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Jan. 15, 2022, 7:10 p.m. EST

Census challenges emerge, alongside new insight into Trump administration efforts to impact the 2020 population count

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Associated Press

Detroit’s mayor believes tens of thousands of residents in the majority-Black city were missed in the 2020 census. Somerton, Ariz., leaders are incredulous the Census Bureau says they lost residents during a decade when the overwhelmingly Hispanic community grew enough to warrant a new high school.

And college towns across the U.S. believe they were undercounted as students fled campuses shuttered by the coronavirus.

The time for communities with a beef about how they were counted in the 2020 census has arrived.

Meanwhile, National Public Radio reported Saturday on new evidence of efforts by the administration of the former Republican president Donald Trump to shape the results of the decennial population count . Career civil servants were reportedly alarmed by an “unusually” high level of “engagement” by Trump political appointees in technical aspects of U.S. Census Bureau operations, even amid public scrutiny of the administration’s apparent efforts to impact to GOP advantage the future redistribution of political representation.

From the archives (January 2021): Final Trump administration attempt to address citizenship in census data shelved

Also (December 2020): Census to miss year-end deadline, throwing Trump’s apportionment plans awry

Plus (August 2020): Census Bureau set to close 2020 data-collection window a month early

At the start of the new year, the Census Bureau began accepting challenges from states, counties, cities and tribal nations about one of the most difficult counts in recent memory, due to the pandemic, political interference from the Trump administration, hurricanes and wildfires.

The scope for making challenges through the Count Question Resolution program is narrow, and few local governments got their numbers changed after the 2010 census. But the bureau has made adjustments when past errors were revealed.

Unprecedented hurdles in 2020 may heighten the need for tweaks this time around.

Many leaders worry that inaccurate figures could cost their jurisdictions their share of the $1.5 trillion the federal government distributes annually based on census numbers.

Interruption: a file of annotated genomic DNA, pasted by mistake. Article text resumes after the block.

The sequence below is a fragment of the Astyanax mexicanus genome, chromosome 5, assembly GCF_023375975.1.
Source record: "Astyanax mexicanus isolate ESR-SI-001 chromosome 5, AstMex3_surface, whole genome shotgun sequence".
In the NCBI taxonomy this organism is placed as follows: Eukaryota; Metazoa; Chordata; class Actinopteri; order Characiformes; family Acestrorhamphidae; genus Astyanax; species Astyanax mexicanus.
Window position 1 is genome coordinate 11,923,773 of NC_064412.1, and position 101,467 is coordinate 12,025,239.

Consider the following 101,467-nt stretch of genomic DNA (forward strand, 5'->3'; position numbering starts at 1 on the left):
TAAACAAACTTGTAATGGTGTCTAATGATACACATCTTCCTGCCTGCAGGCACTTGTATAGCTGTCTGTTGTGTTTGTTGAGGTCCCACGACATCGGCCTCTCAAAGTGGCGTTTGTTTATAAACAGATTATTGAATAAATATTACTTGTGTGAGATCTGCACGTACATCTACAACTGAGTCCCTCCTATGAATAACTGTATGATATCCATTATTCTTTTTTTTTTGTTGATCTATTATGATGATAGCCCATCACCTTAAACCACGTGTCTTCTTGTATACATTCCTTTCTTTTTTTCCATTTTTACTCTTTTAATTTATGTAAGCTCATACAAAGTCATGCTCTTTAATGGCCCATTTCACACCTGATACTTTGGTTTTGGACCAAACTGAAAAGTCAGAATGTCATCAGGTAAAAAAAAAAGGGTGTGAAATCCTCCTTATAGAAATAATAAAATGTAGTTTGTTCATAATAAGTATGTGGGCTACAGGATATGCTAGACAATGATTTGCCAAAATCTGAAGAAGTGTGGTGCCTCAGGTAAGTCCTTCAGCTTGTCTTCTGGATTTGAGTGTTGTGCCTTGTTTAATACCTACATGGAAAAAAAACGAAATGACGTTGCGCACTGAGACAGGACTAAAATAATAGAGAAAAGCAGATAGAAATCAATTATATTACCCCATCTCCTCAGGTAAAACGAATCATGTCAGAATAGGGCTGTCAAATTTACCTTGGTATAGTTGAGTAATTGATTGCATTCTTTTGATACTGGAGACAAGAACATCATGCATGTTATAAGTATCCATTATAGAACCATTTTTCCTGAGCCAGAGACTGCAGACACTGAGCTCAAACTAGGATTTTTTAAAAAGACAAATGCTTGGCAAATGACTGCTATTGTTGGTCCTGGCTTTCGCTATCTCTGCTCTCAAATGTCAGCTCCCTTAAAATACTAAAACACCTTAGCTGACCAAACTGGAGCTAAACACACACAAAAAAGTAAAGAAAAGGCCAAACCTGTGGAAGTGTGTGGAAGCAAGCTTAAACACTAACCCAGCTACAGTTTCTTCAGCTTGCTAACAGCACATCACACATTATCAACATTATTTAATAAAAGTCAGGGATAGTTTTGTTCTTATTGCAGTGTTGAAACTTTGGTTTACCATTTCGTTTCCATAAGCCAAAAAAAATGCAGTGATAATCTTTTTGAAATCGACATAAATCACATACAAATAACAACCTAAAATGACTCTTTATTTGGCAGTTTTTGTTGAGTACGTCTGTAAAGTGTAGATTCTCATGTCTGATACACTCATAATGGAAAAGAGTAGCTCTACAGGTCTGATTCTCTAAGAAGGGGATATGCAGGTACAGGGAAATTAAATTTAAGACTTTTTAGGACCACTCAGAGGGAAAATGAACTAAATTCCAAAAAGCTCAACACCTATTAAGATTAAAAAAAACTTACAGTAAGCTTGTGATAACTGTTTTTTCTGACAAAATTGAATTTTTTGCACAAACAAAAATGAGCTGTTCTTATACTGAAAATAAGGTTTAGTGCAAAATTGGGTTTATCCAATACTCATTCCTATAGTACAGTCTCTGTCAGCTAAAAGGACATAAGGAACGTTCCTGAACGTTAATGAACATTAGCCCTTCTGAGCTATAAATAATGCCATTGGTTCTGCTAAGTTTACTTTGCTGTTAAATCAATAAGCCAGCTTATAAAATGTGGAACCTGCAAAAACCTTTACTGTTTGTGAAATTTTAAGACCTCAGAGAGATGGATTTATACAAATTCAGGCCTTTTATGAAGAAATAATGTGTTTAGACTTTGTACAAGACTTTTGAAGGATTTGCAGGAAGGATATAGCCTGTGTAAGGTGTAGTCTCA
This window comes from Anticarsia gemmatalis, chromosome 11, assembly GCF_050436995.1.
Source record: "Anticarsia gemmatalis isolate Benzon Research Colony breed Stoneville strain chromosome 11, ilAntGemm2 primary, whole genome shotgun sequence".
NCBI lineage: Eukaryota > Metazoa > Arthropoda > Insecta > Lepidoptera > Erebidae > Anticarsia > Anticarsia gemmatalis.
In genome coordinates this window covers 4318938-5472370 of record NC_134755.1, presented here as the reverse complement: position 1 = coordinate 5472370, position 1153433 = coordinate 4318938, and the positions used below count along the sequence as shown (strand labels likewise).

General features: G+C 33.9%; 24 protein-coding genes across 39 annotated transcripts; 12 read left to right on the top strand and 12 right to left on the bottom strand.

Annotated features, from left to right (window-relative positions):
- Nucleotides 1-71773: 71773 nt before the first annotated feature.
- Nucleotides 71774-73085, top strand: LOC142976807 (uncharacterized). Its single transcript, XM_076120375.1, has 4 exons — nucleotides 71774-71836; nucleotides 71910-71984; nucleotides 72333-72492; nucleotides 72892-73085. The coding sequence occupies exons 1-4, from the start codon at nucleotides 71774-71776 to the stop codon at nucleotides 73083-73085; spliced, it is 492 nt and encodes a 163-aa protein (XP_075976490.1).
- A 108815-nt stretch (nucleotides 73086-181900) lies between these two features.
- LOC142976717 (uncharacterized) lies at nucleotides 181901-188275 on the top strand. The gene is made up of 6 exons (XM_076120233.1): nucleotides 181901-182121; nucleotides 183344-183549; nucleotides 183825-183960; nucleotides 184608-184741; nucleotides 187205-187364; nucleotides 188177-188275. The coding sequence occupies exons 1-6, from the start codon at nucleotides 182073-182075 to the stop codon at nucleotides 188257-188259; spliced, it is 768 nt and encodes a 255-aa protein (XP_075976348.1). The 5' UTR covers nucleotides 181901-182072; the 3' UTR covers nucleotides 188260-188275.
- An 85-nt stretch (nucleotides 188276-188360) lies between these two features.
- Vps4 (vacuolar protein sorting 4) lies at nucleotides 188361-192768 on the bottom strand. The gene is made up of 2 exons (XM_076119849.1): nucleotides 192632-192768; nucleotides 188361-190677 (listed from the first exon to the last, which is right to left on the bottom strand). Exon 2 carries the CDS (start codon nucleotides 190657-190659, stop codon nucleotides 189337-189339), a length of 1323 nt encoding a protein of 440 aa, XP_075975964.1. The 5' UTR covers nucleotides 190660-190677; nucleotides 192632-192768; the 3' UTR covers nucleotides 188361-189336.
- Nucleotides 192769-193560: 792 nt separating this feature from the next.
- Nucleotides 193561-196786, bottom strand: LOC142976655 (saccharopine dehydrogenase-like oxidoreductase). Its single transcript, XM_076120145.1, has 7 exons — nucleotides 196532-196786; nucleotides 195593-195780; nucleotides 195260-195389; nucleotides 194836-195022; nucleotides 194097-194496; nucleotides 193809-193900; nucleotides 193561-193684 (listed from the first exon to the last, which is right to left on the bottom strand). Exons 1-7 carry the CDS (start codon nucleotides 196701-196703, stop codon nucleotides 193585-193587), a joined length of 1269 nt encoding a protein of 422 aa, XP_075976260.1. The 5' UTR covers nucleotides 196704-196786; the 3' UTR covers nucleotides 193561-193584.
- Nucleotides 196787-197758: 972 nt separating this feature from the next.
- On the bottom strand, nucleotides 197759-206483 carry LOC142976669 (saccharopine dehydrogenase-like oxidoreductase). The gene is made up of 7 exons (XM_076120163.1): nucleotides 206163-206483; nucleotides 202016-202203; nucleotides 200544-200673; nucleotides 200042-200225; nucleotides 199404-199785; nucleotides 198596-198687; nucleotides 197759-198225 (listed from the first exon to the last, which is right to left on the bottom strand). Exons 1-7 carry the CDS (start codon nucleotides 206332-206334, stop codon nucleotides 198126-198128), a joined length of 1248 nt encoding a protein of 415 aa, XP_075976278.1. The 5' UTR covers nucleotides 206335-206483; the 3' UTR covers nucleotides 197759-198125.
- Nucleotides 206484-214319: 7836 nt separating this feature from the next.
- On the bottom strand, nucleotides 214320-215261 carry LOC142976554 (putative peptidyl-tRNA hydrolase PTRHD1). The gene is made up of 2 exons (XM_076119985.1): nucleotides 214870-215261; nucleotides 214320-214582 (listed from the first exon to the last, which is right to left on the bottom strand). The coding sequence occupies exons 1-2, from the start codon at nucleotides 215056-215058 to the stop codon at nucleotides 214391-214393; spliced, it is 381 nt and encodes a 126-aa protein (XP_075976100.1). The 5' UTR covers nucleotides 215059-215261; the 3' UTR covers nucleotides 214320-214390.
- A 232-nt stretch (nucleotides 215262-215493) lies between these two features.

Along with concerns about undercounted racial and ethnic groups and college students, some small towns believe a new privacy method the Census Bureau used for the first time skewed their numbers. And officials in areas with large institutions like prisons or military barracks worry that pandemic lockdowns left out many inmates or service members.

The census challenges won’t change the number of congressional seats each state gets, or the numbers used for redrawing political districts. Those were released in August so the redrawing of district lines could be completed in time for upcoming elections.

At this point, it’s hard to say how many governments will appeal through the program, which has been around since 1990. As of this week, the Census Bureau hadn’t made public any applications. But states, cities, counties and tribal nations have through June 2023 to submit them.

State College, Pa., home to tens of thousands of students at Penn State University, plans to file a challenge this winter because officials believe 4,000 to 5,800 people were missed in the community of more than 40,500 residents, said Douglas Shontz, a borough spokesman.

“I’m not very optimistic but we’re going to explore every route we can to ensure everyone in State College was properly counted,” Shontz said in an email.

The lack of optimism may be because the scope of challenges is narrow — for mistakes made in recording boundaries or housing that was skipped over during data processing. In years past, only a few were successful. Revisions to population and housing totals were made to about 1% of the nation’s 39,000 governments after the 2010 census.

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